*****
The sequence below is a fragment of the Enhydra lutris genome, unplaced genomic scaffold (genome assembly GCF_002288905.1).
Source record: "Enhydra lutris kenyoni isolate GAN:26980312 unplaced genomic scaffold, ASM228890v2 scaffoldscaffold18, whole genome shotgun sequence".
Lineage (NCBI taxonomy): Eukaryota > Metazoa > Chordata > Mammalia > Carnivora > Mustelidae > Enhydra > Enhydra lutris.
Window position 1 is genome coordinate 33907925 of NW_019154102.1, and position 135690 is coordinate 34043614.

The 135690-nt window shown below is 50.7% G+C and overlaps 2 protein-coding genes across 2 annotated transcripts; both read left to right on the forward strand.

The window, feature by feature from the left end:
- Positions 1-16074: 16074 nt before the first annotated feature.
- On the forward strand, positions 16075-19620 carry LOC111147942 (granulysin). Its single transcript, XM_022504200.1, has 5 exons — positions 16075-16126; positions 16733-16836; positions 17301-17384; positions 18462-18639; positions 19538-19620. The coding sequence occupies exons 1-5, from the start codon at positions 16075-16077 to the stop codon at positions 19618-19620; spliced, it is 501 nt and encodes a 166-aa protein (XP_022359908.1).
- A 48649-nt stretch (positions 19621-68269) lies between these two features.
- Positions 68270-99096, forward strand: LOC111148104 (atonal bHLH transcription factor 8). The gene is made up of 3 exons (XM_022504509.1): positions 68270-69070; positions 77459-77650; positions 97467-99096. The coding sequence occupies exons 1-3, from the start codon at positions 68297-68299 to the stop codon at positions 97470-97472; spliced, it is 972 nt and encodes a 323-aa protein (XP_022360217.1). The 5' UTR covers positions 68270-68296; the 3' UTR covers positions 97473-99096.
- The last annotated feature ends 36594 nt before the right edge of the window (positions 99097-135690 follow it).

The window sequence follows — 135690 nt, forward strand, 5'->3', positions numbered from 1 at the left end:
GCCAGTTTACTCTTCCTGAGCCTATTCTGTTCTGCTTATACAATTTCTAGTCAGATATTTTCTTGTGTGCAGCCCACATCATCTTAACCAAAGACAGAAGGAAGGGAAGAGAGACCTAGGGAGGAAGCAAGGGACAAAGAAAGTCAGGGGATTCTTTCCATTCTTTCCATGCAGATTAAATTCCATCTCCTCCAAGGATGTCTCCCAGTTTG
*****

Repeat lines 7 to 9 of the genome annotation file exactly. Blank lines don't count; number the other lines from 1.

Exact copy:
- Positions 1-16074: 16074 nt before the first annotated feature.
- On the forward strand, positions 16075-19620 carry LOC111147942 (granulysin). Its single transcript, XM_022504200.1, has 5 exons — positions 16075-16126; positions 16733-16836; positions 17301-17384; positions 18462-18639; positions 19538-19620. The coding sequence occupies exons 1-5, from the start codon at positions 16075-16077 to the stop codon at positions 19618-19620; spliced, it is 501 nt and encodes a 166-aa protein (XP_022359908.1).
- A 48649-nt stretch (positions 19621-68269) lies between these two features.